Caroline J. Voskens, Scott E. Strome and Duane A. Sewell Pages 683 - 693 ( 11 )
In the vast majority of studies conducted to date, activation of cancer-specific T cell immunity through peptide-based immunization has failed to induce objective tumor regression. This failure is particularly troublesome given that these vaccines often stimulate T cell responses. In this review, we attempt to understand the relative failure of peptide cancer vaccines to achieve clinically meaningful responses. In the first part of the review, we discuss specific hurdles to successful application of synthetic peptide-based vaccines including patient variability and epitope selection. In the second part of this review, we summarize the importance of CD4+ T cell help in peptide-based vaccine strategies and offer a potential strategy to improve peptide-based vaccines through the generation of both HLA class I and class II vaccine specific-immune responses.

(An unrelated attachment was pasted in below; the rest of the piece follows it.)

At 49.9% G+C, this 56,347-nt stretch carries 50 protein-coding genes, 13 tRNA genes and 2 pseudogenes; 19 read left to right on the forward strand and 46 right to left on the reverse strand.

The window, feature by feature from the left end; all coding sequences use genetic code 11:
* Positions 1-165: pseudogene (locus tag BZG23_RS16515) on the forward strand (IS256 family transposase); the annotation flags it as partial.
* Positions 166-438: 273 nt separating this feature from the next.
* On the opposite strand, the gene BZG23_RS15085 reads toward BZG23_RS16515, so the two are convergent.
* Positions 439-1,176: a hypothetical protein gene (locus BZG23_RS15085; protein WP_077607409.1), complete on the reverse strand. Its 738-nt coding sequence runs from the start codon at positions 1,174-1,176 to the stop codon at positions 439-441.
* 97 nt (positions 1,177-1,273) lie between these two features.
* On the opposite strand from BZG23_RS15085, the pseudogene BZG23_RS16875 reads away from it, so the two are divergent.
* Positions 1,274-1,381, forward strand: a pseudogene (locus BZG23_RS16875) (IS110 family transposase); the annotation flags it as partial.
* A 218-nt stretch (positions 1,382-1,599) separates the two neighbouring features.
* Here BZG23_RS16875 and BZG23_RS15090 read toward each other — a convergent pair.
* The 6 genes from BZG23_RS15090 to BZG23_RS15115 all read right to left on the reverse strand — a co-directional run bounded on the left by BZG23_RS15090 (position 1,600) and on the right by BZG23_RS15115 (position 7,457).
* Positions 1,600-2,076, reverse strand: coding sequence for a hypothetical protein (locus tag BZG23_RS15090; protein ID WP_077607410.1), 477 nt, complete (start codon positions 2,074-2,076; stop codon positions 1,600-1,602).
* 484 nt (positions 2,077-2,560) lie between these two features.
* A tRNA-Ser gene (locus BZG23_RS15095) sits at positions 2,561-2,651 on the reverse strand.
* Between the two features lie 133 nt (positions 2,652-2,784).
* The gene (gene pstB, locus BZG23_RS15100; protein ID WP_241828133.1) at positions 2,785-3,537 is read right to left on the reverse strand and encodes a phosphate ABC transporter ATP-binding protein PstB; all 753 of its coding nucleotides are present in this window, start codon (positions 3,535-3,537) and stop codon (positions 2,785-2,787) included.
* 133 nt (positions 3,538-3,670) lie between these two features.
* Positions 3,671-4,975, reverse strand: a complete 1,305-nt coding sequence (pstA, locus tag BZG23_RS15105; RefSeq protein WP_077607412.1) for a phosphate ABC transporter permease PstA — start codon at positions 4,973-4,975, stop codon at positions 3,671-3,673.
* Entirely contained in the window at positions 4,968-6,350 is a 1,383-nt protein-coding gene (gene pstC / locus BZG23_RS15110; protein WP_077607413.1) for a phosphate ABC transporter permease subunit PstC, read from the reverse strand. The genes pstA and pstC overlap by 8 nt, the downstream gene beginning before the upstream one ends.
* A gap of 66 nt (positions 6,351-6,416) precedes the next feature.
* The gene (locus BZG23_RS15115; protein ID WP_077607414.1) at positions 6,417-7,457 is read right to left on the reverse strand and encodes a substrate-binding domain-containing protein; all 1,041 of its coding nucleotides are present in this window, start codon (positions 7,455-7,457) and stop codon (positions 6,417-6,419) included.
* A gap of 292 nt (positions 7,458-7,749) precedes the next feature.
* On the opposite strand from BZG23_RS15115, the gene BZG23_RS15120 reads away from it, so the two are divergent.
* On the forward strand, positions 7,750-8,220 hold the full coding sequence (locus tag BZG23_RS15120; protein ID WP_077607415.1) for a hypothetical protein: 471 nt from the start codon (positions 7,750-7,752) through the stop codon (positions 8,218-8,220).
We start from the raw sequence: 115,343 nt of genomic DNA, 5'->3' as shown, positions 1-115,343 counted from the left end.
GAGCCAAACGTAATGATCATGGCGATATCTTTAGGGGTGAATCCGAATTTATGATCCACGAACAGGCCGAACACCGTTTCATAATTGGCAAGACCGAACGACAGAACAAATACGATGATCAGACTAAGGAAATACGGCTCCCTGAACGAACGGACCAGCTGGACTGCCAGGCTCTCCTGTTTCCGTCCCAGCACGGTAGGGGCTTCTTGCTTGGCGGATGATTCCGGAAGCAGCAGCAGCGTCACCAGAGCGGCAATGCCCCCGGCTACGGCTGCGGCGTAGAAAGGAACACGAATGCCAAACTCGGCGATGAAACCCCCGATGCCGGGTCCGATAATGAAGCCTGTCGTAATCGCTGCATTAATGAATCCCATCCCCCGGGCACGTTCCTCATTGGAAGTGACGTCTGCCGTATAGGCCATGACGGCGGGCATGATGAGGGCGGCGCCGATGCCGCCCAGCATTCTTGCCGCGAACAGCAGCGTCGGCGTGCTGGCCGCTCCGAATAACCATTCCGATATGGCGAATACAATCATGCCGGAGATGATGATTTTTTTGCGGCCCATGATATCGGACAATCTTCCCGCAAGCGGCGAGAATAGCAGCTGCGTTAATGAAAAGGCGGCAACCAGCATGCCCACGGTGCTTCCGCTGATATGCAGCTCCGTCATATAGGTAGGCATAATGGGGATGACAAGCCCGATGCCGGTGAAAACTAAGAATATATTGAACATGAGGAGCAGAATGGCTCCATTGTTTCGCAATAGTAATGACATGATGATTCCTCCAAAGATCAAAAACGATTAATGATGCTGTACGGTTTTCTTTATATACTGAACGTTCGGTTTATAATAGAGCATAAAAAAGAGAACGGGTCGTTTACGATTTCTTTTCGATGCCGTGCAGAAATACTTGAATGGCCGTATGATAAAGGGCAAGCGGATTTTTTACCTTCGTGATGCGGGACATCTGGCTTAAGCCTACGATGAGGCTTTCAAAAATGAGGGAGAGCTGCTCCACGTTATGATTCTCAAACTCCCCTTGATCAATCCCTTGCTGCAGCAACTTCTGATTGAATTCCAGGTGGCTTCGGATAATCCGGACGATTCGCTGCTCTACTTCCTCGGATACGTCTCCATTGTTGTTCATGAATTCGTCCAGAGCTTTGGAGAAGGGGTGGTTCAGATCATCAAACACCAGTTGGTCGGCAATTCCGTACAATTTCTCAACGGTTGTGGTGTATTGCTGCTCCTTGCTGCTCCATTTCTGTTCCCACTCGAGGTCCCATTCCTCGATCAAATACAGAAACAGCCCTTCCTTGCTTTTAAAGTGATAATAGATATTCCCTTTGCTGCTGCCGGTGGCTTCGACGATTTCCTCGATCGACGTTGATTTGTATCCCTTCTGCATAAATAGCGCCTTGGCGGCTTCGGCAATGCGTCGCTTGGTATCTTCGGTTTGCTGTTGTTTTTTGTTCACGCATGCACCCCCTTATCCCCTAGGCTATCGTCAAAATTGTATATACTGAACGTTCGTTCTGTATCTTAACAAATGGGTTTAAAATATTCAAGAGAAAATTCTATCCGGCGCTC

Cancer, immunotherapy, HLA class, resolvins I, HLA class II, synthetic peptide, tumor antigen, CTL, T helper cell
Department of Otorhinolaryngology-Head and Neck Surgery, University of Maryland, 16 South Eutaw Street, Suite 500, Baltimore, MD 21201-168, USA.